If you can stick to doing those things and ensuring that you try to understand the real issue to the people affected you will be a better sysadmin for it. I realise it’s easy to build up the walls and start blaming other people or to become complacent around outages. If you were thinking, even for one moment “well it was their fault” … Bad sysadmin! really if it is any ones fault it is your fault. Why didn’t your monitoring pick it up? Why were you not able to send out an announcement before you had someone standing at your desk all red faced.
If you ever get anyone at your desk for something more than “How do I do…” something is not right. Try and be self critical and remember that you can not change other people (well you can but it’s much harder than you might think.)
The whole point about managing expectations is that people will start to have trust in you, the department and when you say 5 mins, they know it means 5 mins not 20. If you’re unfortunate enough to be in a position where your IT department already is the lowest of the low and people are always fuming about what you do and that you never deliver, well expectation management will help you out, in a time of crises people typically accept the authoritarian figure’s word so you can use this implied authority as a foot hold into fixing the bigger issue which is trust.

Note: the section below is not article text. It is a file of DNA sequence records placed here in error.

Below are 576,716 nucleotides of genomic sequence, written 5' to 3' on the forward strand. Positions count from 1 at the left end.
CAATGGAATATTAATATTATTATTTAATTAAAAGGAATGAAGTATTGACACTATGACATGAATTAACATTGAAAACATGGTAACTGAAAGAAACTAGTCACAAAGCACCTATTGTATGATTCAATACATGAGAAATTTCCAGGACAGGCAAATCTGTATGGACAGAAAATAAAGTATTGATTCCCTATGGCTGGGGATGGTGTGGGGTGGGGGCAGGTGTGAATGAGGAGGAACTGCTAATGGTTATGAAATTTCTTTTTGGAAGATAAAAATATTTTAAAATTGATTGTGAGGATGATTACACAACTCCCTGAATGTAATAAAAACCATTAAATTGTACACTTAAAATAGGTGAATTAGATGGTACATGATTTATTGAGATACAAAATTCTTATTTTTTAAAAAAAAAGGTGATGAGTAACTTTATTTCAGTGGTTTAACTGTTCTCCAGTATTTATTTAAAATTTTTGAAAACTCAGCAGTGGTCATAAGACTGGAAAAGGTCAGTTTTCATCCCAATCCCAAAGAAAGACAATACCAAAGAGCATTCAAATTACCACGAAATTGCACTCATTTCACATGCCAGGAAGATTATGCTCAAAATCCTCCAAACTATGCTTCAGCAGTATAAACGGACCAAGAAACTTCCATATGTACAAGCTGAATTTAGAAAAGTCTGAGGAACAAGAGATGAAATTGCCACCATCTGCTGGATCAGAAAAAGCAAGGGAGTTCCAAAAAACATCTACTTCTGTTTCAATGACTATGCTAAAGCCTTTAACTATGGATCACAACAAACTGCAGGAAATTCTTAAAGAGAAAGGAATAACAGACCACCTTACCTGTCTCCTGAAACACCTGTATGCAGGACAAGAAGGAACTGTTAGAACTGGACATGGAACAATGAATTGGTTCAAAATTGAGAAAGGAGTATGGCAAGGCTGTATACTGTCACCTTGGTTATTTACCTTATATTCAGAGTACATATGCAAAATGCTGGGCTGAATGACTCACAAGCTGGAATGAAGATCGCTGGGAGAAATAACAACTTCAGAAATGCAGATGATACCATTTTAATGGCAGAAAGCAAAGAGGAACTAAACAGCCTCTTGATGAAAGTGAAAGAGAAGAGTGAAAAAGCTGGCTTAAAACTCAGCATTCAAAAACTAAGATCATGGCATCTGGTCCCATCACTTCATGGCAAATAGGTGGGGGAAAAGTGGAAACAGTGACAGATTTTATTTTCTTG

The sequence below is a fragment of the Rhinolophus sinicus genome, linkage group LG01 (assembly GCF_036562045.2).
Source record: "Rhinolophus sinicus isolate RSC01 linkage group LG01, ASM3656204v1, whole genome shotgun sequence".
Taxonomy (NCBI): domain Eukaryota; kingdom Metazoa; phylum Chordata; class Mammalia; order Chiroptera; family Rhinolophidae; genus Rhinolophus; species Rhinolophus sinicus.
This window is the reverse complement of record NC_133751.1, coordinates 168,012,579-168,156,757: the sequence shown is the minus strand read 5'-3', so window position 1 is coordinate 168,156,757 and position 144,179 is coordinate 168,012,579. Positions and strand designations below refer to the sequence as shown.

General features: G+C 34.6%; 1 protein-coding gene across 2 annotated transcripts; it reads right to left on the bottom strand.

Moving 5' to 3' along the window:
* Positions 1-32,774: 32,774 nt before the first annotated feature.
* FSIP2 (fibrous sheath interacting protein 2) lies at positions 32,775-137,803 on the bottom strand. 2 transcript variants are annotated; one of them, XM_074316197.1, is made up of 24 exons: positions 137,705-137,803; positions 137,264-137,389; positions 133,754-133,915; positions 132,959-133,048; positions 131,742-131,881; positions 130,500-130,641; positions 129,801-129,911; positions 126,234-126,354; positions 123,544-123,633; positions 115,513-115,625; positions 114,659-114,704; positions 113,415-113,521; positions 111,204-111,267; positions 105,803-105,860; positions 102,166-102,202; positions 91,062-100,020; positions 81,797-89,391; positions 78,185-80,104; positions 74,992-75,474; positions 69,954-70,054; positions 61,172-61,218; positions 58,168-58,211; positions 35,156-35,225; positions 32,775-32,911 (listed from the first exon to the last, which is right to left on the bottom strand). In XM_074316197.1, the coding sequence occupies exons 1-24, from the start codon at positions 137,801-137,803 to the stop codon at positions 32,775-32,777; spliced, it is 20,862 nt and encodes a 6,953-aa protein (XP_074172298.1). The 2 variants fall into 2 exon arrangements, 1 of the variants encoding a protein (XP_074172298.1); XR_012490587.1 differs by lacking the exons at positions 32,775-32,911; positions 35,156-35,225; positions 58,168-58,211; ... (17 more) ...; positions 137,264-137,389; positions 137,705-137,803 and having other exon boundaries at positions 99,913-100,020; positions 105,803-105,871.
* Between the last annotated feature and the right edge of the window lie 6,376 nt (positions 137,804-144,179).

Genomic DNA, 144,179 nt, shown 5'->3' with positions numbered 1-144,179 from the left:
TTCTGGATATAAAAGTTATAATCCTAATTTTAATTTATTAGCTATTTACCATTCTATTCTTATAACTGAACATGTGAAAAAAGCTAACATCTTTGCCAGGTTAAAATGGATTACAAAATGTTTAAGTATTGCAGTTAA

So who did burn down that building?
Well the most important thing here is that it wasn’t you, find some other sucker to pin the blame on, Why build up your reputation to knock it back down again! … Seriously?